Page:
“Oh, As you know, many Khampas and Amdo people love to inlay gold in their teeth, and there were many Khampas and Amdo people who participated in this uprising. The reason he was arrested because of his golden tooth is probably because he was suspected to be a Khampa or an Amdo person. I heard he was arrested because of this reason. But I do not know what happened to them now. The person who is in charge of houses in the work unit from which I rented my house was very nervous. He is from Lhasa, and he is very timid. Every night he would come to my house quietly to remind me not to turn on any lights, but later he simply drove me out. I told him that I rented the house for three months, and it was not three months yet, then he gave back part of the rent to me, and wrote a testimonial for me. He insisted that no matter what I should move out. On the 19th, I was forced out of the house. Since then I bid goodbye to my two friends, and went out on our own separate ways.
“I stayed at a friend’s house for three days, then I heard that they had begun to sell train tickets, then I directly went to the train station. On my way to the train station, only two kilometers from my friend’s house to the railway station, I was checked by soldiers with guns and clubs seven times. They all spoke Sichuan dialect. They were thin and small, and looked like mice, but they were more frightened than tigers.
They repeatedly checked my I.D card and my certificate of temporary residence. If the person does not look like the photo in the papers, he would be arrested and taken away right on the spot. They also checked very carefully the text messages and pictures in people’s cell phones. Fortunately, I can not take pictures with my cell phone. My luggage was also leafed through and checked. I had one small album in it, and they opened the album and looked at the pictures one by one. The strangest thing is that they actually told me to roll back my sleeves, and stroked my two arms back and forth several times. Why? Were they looking for rosaries? If a person was wearing rosaries on one’s wrist, if one is not a monk, then one is somebody who believes in Buddhism. Later I heard there were people who were arrested because of rosaries. Eventually, I was able to buy a standing room ticket. After I entered the train, before I had time to feel that I was lucky, over a dozen policemen came. So many people came over and surrounded me, they actually only checked me. When I saw they only checked me, not the Chinese who filled the railway carriage, and also witnessed that they leafed thought my bag and messed it up, I was so angry that I began to quiver, and I almost burst out.”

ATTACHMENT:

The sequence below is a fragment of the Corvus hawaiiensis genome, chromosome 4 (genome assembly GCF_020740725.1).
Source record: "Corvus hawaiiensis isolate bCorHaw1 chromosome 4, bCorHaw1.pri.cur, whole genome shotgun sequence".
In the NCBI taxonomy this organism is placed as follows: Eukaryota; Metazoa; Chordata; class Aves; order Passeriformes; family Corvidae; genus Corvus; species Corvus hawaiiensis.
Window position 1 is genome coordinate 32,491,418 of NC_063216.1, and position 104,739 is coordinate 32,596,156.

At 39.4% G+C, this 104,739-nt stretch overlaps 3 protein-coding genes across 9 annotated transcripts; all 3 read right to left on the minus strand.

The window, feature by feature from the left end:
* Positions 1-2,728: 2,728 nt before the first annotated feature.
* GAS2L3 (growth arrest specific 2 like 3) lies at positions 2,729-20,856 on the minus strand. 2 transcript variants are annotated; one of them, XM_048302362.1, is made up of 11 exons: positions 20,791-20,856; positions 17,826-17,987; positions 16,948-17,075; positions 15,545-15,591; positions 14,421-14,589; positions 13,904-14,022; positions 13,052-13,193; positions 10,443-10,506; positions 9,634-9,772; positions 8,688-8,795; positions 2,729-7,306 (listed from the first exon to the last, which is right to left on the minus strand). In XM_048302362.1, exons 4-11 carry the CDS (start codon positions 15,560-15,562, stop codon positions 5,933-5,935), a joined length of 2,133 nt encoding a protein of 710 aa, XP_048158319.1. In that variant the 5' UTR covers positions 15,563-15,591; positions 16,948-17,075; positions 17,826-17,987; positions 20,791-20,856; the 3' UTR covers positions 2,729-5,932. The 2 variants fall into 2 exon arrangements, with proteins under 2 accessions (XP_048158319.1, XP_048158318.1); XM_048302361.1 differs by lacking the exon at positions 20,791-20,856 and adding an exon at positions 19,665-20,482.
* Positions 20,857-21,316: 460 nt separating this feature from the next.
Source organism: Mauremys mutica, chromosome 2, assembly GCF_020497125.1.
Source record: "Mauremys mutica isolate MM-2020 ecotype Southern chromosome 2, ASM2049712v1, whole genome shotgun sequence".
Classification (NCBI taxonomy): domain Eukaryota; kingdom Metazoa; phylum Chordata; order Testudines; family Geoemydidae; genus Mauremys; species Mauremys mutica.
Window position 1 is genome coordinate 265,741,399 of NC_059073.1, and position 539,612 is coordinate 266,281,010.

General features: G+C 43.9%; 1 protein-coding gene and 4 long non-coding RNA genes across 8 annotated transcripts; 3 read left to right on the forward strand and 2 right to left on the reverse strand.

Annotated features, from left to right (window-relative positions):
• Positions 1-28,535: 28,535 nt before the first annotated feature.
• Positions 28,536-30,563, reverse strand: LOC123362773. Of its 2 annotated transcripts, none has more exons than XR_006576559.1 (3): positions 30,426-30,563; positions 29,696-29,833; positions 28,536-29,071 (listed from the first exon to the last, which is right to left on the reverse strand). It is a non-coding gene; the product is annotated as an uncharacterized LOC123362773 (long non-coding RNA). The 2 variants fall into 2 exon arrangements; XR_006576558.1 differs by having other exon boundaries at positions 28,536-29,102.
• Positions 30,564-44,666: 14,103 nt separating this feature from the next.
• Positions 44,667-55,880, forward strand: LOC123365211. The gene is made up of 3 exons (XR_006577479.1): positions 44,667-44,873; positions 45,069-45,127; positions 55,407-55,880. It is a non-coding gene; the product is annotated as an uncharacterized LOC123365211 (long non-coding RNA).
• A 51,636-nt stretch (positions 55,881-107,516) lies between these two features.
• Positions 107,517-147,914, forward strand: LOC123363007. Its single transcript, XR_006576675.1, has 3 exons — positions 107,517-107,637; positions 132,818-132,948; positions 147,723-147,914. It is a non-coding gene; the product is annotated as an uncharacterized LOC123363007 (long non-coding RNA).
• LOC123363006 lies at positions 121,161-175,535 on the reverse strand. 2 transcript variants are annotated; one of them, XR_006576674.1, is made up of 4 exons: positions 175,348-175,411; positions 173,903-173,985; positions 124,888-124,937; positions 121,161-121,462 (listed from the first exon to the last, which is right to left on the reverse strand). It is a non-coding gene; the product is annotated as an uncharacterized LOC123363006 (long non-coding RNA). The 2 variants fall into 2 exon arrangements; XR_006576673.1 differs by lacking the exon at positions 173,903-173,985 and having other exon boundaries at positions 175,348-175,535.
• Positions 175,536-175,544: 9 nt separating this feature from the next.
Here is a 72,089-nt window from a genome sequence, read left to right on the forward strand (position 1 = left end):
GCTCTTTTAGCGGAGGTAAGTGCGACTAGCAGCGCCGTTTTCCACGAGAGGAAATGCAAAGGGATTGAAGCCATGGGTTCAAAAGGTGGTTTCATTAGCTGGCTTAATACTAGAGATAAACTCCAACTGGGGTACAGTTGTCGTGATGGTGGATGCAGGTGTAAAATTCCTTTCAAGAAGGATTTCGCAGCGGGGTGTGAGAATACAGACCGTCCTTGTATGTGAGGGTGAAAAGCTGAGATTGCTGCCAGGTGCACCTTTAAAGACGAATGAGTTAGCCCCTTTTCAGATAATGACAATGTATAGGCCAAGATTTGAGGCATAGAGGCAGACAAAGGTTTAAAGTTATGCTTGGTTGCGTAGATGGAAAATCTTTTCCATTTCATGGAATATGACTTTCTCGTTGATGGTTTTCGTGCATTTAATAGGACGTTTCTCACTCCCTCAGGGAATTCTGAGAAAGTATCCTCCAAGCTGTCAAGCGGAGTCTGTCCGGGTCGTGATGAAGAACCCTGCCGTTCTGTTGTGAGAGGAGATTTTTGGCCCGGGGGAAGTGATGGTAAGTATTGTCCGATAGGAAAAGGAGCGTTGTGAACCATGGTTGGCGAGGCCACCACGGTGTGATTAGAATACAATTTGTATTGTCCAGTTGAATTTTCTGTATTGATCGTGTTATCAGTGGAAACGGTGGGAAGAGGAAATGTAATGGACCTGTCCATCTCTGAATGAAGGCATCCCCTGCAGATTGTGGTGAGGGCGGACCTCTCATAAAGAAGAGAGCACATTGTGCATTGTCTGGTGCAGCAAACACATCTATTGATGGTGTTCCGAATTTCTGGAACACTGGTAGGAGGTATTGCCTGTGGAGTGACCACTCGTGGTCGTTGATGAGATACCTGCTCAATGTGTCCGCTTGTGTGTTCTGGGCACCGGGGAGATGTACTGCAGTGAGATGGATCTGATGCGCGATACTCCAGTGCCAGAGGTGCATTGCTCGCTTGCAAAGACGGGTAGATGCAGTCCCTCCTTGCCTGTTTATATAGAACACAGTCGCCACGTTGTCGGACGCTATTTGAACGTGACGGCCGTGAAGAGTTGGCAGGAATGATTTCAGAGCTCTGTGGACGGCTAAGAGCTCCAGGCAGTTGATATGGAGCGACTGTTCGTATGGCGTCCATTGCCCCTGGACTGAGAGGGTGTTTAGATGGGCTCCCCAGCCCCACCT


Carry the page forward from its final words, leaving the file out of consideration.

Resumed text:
“It is fortunate that you did not burst out.” I gazed at the young Amdo man with bushy eyebrows and big eyes, thinking to myself that after all he endured and survived all this.
“I understand what you mean,” he said, “you feel that I am like a refugee, and there is only the last moment. I should absolutely not resist, is that so?”
“Certainly.” I said.
WD lowered his head, then raised his head and looked around, then he bowed down his head again. After a while, he said in feeble voice, “In fact I regret very much and have been regretting all the time. After I saw with my own eyes that the girl was killed, I began to regret. But no matter how regretful I feel, I will not do anything. Because in my ears, I always hear a voice saying ‘zab zab je’.”
By then I knew WD’s recalling had ended at last. When he rose and left before me, and repeatedly told me to “zab zab je”, I sighed with unspeakable emotions. Apparently he is still afraid, but he did not keep silent because of fear, on the contrary, he was willing to allow me to record and make public his experience full of fear. Why? Once I read an article by Aung San Suu Kyi about fear and freedom, and she used verses to describe people who show courage when they were attempting to free themselves of suppression. When I read it again at this moment, I found that it to also be true for Tibetans:
“Emerald cool we may be
As water in cupped hands
But oh that we might be
As splinters of glass
In cupped hands…”
Translated from Chinese
June 1, 2008, Beijing
View the original here